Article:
Preparing for natural birth, I read many books and blogs and did a lot of work to prepare my mind. Breath work, and understanding that breathing is a tool to stay present and not fly and wander, was very helpful to me. I believed the tools would help, but it wasn't until I was living the labor and doing what I'd been so prepared for, did I fully understand what it all meant. I felt like I was mindfulness embodied, for the first time in my life.

Natural labor and birth were both a challenge and a reward. Now when I am in a pose on the mat that I think I can't tolerate for one more second, I go back to the breath and the patience that I know I have because I experienced it during labor and birth. I think, "Oh, right, I know how to do this, and this is easier than childbirth!"

In addition, Ujjayi breath has helped me calm a fussy baby, sooth a little one to sleep and find my inner stillness. Also something that I don't think I'd be so in tune with without my natural birth.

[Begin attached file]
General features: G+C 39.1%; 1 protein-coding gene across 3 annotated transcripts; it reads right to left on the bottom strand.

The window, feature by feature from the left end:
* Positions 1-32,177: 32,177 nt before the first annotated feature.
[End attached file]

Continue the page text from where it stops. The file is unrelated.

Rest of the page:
I'm simply fascinated! I had no idea that all the work I did to prepare for a natural birth would have rewarded me down the road into a deeper practice.


Thursday, August 14, 2014

Other Parents

One of the most surprising things about being a parent is how cool other parents can be. Like when you are at the mall and someone rushes to help you with the door with a smile while saying, "It seems like just yesterday." Or they'll say, "I remember when mine were that little, now they have babies!" It's so sweet really.

One day when I was in Whole Foods, I think I was pregnant with Meadow, and Brady was being your typical two-year-old (adorable and energetic, running away from me while I tried to look like this was my plan all along... so everybody just keep making your salads and stop looking annoyed at my curly haired energy ball). I finally scooped him up as we ordered our 2 slices of pizza.